Mazda’s all-new 2 hatch is lighter, bet­ter look­ing and is packed with tech­nol­ogy. But is it still as fun to drive, asks wheels’ Sony Thomas

Friday - - Motoring -

From rel­a­tive ob­scu­rity un­til less than a decade ago, Mazda has sprung back into the lime­light with an im­pres­sive line of in­ge­niously en­gi­neered cars and util­ity ve­hi­cles. From the strik­ingly good-look­ing 6 saloon and the peppy and prac­ti­cal CX-5 and CX-7 crossovers to the 3 hatch­back, Mazda’s line-up of new mod­els of­fers clearly more so­phis­ti­cated and fea­ture-laden al­ter­na­tives to reg­u­lar Ja­panese cars in the mar­ket. How­ever, it’s ob­vi­ously a bit of a chal­lenge try­ing to squeeze the same win­ning prin­ci­ples of Kodo de­sign lan­guage and Skyactiv en­gi­neer­ing into its small­est and cheap­est car, the 2 hatch­back.

We loved the pre­vi­ous gen­er­a­tion of Mazda’s su­per­mini for the fan­tas­tic fun-to-price ra­tio it of­fered. But since that car owed much of its dy­namic abil­i­ties to the plat­form and en­gi­neer­ing it shared with Ford’s Fi­esta, it would be in­ter­est­ing to see how this all-new model with Skyactiv ev­ery­thing matches up.

Well, one look at the tech sheet and you can see that the Ja­panese car­maker has got the fun­da­men­tals right. At around 1,050kg, it is much lighter than be­fore and weighs less than most of its com­peti­tors. This is mainly thanks to the Skyactiv con­struc­tion, which has a sim­pler frame lay­out and uses high amounts of high-ten­sile steel. This has also con­trib­uted to in­creas­ing the car’s tor­sional rigid­ity by 22 per cent.

Mazda also claims the adop­tion of a Skyactiv chas­sis has re­sulted in a quicker steer­ing gear ra­tio. While all this makes the 2 a lithe and sprightly lit­tle su­per­mini, the steer­ing could do with a lit­tle bit more feel and load, es­pe­cially when tak­ing corners at speed. But the steer­ing’s light­ness makes pot­ter­ing around town and slot­ting into tight park­ing spa­ces a breeze.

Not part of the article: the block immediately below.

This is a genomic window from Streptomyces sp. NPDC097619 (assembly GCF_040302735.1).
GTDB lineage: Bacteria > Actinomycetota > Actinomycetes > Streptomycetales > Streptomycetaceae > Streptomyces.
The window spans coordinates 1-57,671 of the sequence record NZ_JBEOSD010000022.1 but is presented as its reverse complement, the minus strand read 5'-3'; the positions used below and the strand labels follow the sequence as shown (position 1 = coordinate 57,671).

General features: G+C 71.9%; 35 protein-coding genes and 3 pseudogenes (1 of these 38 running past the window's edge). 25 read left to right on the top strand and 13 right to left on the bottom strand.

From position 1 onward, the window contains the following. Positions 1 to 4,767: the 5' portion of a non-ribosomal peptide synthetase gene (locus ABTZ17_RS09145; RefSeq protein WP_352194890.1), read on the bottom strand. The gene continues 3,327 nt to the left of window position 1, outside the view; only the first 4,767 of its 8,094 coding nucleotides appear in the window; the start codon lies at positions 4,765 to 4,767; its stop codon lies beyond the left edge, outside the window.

The new 1.5-litre Skyactiv G mill is a revvy four-pot that eggs you on to

drive hard, but the re­sponse isn’t as sharp as the en­gine note would sug­gest. While it’s smooth and re­fined when cruis­ing along, push­ing it hard seems to leave the new six-speed au­to­matic ’box con­fused as it keeps hunt­ing for the right cog while sound­ing un­pleas­antly high-strung and coarse. The best way to get the most out of this en­gine is to take con­trol of the gearshifts via the pad­dle shifters.

Mean­while, Mazda has spruced up the 2’s looks by ap­ply­ing the same styling lan­guage as the rest of its range. In fact, with the trape­zoidal fam­ily face, the sharp creases along the sides and a waist­line that kicks up to meet the lung­ing roofline at the rear, it looks very much like a mini-me ver­sion of the Mazda 3 hatch.

The styling flour­ish is car­ried over to the in­side as well, with the dis­tinctly up­mar­ket cabin clothed in leather and car­bon fi­bre-look plas­tic trim, point­ing to Mazda’s as­pi­ra­tions of be­ing a brand that strad­dles the mass mar­ket and the pre­mium.

How­ever, de­spite be­ing a notch above all its Ja­panese ri­vals in terms of fit and fin­ish, the 2’s cabin does not feel as well-built or ro­bust as that of a Volk­swa­gen or Audi of­fer­ing. But then, you’re pay­ing only about Dh58,000 for the top-spec model, which also comes packed with loads of class-lead­ing tech­nol­ogy like head-up dis­play, a 7.0in touch­screen, great smart­phone con­nec­tiv­ity and cruise con­trol, among other things.

Although Mazda says the car’s longer wheel­base has freed up more space in­side, the rear seats are still bet­ter left for kids or re­ally short adults, es­pe­cially with two six-foot­ers up front. In its latest it­er­a­tion, Mazda’s su­per­mini is still a tremen­dously fun-to-drive car. And with prices start­ing at Dh47,900 for the base, it’s po­si­tioned in the same bracket as most of its Ja­panese ri­vals, which are more prac­ti­cal, but not as deft.

This is a sen­si­ble choice for youths or young cou­ples look­ing for an en­gag­ing set of wheels that won’t burn a hole in their pock­ets.

With the trape­zoidal fam­ily face and sharp creases, it looks very much like a mini-me ver­sion of the Mazda 3 hatch

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